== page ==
And strapped the doctor to its pack.

    We dressed the wounds. We stopped the blood.
    And we did what we could do;
    But the man was hurt – he was hurt real bad;
    And he needed surgery, too.

    So we sent him east to Candahar,
    Where he joined with several more
    To form a train, and then move
    North to our base in Pesh’war.

    In the base hospital in Pesh’war
    Where they nursed him back to health,
    They said that our treatment in the field
    Saved the man from certain death.

    Watson has praised me for my courage,
    And for my devotion to the deed,
    And for risks I took in saving the life
    Of the man whose tales we read.

    So pull your chairs up close to the hearth fire,
    When it’s cold and the snows are a-flurry.
    As you talk about Watson and marvel at Holmes,
    Drink a toast to the soldier named Murray.

  • The Oenologic Holmes

    Chips writes: I read this book,  The Oenologic Holmes, by a former member and Chief Surgeon of Dr. Watson’s Neglected Patients. (He now lives in Flagstaff, Arizona, and he is in a scion group there.)

    It is quite interesting even to a Coca-Cola man like me.

    I recommend you obtain a copy for fascinating reading.

    The author, Steve Robinson, sells copies through his eBay storefront, Wolf Mountain Books. His very appropriate username there is “Vamberry”. You can also find him through FaceBook at Wolf Mountain Books. Some of you may know first-hand what a fascinating man he is to talk to, especially about wine in Sherlock Holmes stories. This book continues that. You will enjoy it.

    Selena says: That book does sound interesting. Looking through the storefront, I have fallen a little bit in love with this 1895 Lupton edition of A Study in Scarlet. That cover! Hmm, the holidays are coming up….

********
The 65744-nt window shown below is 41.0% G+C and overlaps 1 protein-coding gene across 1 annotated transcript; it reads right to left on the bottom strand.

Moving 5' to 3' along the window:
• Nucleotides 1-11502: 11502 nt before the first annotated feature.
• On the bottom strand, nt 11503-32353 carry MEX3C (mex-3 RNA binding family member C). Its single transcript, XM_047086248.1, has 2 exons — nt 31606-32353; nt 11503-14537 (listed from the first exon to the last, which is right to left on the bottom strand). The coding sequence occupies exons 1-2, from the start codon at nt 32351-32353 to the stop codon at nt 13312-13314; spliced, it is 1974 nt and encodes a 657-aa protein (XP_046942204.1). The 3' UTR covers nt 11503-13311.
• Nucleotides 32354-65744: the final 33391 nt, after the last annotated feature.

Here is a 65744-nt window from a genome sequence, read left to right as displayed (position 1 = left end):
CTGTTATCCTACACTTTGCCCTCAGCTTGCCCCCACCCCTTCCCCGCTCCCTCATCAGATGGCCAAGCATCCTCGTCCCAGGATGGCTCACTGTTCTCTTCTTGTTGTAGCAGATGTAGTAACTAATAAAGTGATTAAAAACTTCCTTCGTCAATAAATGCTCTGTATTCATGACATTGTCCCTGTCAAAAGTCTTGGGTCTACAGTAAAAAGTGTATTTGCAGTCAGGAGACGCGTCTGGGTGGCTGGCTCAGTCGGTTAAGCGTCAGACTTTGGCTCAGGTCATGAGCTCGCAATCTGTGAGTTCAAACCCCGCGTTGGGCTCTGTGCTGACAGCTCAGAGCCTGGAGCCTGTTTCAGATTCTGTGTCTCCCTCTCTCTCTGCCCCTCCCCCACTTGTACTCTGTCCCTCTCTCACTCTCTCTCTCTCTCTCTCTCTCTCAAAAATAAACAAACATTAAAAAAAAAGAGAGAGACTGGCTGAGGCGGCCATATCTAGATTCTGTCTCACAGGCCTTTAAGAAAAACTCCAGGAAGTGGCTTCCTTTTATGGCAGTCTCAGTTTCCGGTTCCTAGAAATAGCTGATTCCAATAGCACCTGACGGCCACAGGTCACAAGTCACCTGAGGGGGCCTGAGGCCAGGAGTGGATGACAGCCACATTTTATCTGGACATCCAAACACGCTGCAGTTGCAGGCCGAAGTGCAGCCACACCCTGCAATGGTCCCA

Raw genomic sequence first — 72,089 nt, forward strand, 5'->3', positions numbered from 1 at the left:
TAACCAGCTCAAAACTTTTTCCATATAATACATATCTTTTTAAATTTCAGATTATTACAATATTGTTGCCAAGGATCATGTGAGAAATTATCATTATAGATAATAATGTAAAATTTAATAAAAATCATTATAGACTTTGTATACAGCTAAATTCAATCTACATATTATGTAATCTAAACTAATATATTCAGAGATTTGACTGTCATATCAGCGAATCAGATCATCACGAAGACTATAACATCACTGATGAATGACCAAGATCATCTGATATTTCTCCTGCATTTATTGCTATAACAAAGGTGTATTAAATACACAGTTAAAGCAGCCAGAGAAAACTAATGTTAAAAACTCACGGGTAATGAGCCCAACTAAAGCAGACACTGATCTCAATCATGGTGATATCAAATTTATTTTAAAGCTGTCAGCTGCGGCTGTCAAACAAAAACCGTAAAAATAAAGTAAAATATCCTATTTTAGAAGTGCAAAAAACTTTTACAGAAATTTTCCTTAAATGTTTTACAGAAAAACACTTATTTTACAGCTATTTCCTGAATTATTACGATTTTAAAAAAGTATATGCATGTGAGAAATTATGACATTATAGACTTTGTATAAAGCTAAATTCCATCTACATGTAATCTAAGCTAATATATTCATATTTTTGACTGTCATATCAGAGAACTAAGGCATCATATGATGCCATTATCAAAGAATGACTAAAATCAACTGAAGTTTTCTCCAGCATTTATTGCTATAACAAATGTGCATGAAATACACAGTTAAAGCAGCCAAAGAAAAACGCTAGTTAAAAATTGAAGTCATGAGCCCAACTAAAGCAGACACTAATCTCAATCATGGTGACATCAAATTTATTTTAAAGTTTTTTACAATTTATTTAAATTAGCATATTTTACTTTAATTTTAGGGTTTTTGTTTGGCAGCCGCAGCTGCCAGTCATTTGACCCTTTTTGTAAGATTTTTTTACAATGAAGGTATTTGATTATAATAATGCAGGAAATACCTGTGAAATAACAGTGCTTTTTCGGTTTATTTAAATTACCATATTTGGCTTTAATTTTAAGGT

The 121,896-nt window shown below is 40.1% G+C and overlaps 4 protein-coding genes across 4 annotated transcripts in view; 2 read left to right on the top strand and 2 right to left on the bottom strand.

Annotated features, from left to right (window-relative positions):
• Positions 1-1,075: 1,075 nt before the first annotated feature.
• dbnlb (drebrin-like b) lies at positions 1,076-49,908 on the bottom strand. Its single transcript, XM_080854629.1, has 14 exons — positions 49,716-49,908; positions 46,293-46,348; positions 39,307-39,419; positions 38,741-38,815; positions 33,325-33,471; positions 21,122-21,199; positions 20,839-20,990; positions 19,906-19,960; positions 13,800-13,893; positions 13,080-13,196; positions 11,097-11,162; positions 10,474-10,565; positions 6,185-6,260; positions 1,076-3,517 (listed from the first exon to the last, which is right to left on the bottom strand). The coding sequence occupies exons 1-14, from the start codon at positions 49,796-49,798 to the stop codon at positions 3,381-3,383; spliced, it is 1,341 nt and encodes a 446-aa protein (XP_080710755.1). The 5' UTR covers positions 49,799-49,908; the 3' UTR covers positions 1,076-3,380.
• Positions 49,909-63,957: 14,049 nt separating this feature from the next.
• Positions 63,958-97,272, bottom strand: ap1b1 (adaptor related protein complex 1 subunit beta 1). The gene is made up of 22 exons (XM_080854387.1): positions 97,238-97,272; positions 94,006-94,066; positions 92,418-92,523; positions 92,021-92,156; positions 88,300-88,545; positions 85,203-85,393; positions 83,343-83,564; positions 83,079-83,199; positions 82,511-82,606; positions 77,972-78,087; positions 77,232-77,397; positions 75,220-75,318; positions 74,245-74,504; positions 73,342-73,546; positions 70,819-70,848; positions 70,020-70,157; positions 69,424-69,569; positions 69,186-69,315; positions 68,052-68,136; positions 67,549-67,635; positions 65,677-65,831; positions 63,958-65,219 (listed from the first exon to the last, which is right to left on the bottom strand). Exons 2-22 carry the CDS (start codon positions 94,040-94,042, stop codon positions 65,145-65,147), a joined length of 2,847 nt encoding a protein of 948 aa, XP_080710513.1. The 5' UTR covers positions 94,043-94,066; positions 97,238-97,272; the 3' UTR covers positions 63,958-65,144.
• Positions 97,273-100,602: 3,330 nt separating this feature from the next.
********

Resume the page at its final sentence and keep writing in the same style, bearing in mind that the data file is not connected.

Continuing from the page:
• Looking at ‘The Lost World’ of the Literary Agent

    Hello Watsonians–

    Our ‘Chips’, Ron Lies, is working at organizing an on-line discussion group; he writes:

    Is there any one interested in joining Rafael and I in a discussion of
    the Great underrated classic THE LOST WORLD by Sir Arthur Conan Doyle?
    We would be discussing the story just between us, off the John H Watson
    Society site. If so, please contact me and I will fill in the details.
    Thank You,
    Ron in Denver
    ‘Chips’ can be reached via email: relies1 at
    Yours faithfully,
    Margie/ JHWS ‘Mopsy’
  • Diogenes Club Quick Quote Quiz

    ‘It is for the convenience of these that the Diogenes Club was started, and it now contains the most unsociable and unclubbable men in town. No member is permitted to take the least notice of any other one.’

    Hello Watsonians!

    We invite you to participate in this edition of The Diogenes Club Quick Quote Quiz. As always, this little game requires no submission of answers to anyone—you are playing against yourself and the clock; it is not necessary for anyone else to take the least notice of what you do.

    To play along:

    –Read the quote from the Canon provided below.

    –As quickly as you can, identify the speaker and the adventure featuring the quote.

    –Scroll down a few inches to see if you have the correct answer.

    –Leave a note in the comments, if you wish, about your answer and your time.

    Ron Lies/ JHWS ‘Chips’

    Margie Deck/ JHWS ‘Mopsy’

    Quick quote quiz 7/30/2018: ‘Say, rather, into the region where we balance probabilities and choose the most likely.’









    Answer: Sherlock Holmes, HOUN